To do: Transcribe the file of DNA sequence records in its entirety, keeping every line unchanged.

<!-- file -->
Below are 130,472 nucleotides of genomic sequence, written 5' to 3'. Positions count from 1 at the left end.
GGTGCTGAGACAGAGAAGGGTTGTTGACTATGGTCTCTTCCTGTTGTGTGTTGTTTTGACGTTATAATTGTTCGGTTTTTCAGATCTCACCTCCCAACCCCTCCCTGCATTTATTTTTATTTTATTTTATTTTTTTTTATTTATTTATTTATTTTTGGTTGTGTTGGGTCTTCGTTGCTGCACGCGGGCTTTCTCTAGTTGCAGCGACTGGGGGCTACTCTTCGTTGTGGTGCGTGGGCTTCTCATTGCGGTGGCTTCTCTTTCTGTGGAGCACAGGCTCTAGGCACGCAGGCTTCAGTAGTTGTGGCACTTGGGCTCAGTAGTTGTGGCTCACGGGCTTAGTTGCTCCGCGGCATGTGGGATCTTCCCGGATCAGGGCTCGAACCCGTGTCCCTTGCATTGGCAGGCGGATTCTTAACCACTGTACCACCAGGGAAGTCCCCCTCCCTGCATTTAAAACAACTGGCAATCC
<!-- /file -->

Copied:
Below are 130,472 nucleotides of genomic sequence, written 5' to 3'. Positions count from 1 at the left end.
GGTGCTGAGACAGAGAAGGGTTGTTGACTATGGTCTCTTCCTGTTGTGTGTTGTTTTGACGTTATAATTGTTCGGTTTTTCAGATCTCACCTCCCAACCCCTCCCTGCATTTATTTTTATTTTATTTTATTTTTTTTTATTTATTTATTTATTTTTGGTTGTGTTGGGTCTTCGTTGCTGCACGCGGGCTTTCTCTAGTTGCAGCGACTGGGGGCTACTCTTCGTTGTGGTGCGTGGGCTTCTCATTGCGGTGGCTTCTCTTTCTGTGGAGCACAGGCTCTAGGCACGCAGGCTTCAGTAGTTGTGGCACTTGGGCTCAGTAGTTGTGGCTCACGGGCTTAGTTGCTCCGCGGCATGTGGGATCTTCCCGGATCAGGGCTCGAACCCGTGTCCCTTGCATTGGCAGGCGGATTCTTAACCACTGTACCACCAGGGAAGTCCCCCTCCCTGCATTTAAAACAACTGGCAATCC